MPs are 26% more at risk of mental-health problems than the public

Politicians are more likely to develop mental health problems than the public because they endure ‘hectic work schedules, cyber bulling and job insecurity’

  • MPs are 26% more likely to feel depressed, worthless or stressed
  • May come down to a fear of being stalked or an inability to access NHS services
  • Experts stress ‘politicians are human and do an incredibly difficult job’ 

Politicians face a much greater risk of developing a mental health problem than the public, research suggests.

A study found MPs are 26 per cent more likely to report feeling depressed, worthless or stressed than the average Briton.

Experts have blamed this on everything from their hectic work schedules and job insecurity to cyber bullying and even a fear of being stalked. 

Researchers now want to remind people ‘politicians are human and do an incredibly difficult job’.

It is therefore ‘crucial’ they are supported during ‘stressful times’, the team at King’s College London said. 

Politicians are over a quarter more likely to suffer from mental health problems (stock)

The study was co-led by Nicole Votruba, a researcher at the Institute of Psychiatry and the Conservative MP Dan Poulter.

Ms Votruba said: ‘The extent of stigma among MPs, which our results indicate, is startling and seems out of step with increasing public awareness of mental health.’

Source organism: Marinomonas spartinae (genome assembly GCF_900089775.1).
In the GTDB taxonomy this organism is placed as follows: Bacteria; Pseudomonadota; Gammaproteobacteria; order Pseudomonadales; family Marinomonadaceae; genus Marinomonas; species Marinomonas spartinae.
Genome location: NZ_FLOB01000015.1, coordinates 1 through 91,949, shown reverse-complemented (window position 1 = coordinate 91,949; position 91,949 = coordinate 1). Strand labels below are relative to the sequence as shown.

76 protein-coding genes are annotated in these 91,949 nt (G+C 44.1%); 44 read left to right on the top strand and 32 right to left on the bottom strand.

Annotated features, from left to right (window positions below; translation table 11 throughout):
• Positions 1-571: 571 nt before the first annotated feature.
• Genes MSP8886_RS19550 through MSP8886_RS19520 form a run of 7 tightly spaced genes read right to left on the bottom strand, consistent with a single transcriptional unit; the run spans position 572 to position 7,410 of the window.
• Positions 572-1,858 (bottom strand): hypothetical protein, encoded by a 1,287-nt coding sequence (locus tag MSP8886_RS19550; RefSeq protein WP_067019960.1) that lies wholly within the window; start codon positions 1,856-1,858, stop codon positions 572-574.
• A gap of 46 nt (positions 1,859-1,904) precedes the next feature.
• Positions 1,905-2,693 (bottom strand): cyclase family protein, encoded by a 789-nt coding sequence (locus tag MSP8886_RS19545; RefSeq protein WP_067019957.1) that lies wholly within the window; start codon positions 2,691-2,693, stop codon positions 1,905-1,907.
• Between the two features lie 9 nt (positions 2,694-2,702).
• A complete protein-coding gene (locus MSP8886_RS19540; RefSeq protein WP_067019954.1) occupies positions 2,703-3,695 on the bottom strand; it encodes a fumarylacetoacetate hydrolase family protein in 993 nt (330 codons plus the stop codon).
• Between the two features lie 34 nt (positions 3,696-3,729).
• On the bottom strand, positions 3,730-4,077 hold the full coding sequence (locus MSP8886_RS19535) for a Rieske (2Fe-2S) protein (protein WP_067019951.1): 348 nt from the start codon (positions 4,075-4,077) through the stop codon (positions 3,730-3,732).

Dr Poulter added: ‘This is the first study of its kind to start to evaluate the mental health and wellbeing of UK parliamentarians. 

‘It suggests a high level of mental distress among MPs and raises important issues about how we can better support the people making and scrutinising the laws that run our country, who experience poor mental health.’   

All 650 members of the House of Commons were asked to complete an anonymous survey on their mental health in 2016.

This was compared against the results of the 2014 Health Survey, where 7,871 people from across England completed the same questionnaire.

The survey asked questions like to what extent the participants were struggling to concentrate, sleep or enjoy day-to-day activities.

Scores were grouped, with those coming in at four or more suggesting ‘probable psychological disturbance or mental ill health’. 

Of the 146 MPs (22.4 per cent) who responded, 34 per cent (49) reported a score of at least four.

This is compared to the 26 per cent (2,902) who took part in the Health Survey, the results published in the British Medical Journal Open showed. 

The MPs scored worse on concentration, losing sleep due to worry, feeling useless, struggling to cope and being under constant strain.

Compared to the public, the politicians also struggled to overcome difficulties, enjoy day-to-day activities and face up to their problems.

And they were more likely to report low confidence, depression and worthlessness, the research found.  


While it is normal to feel down from time to time, people with depression may feel persistently unhappy for weeks or months on end.

Depression can affect anyone at any age and is fairly common – approximately one in ten people are likely to experience it at some point in their life.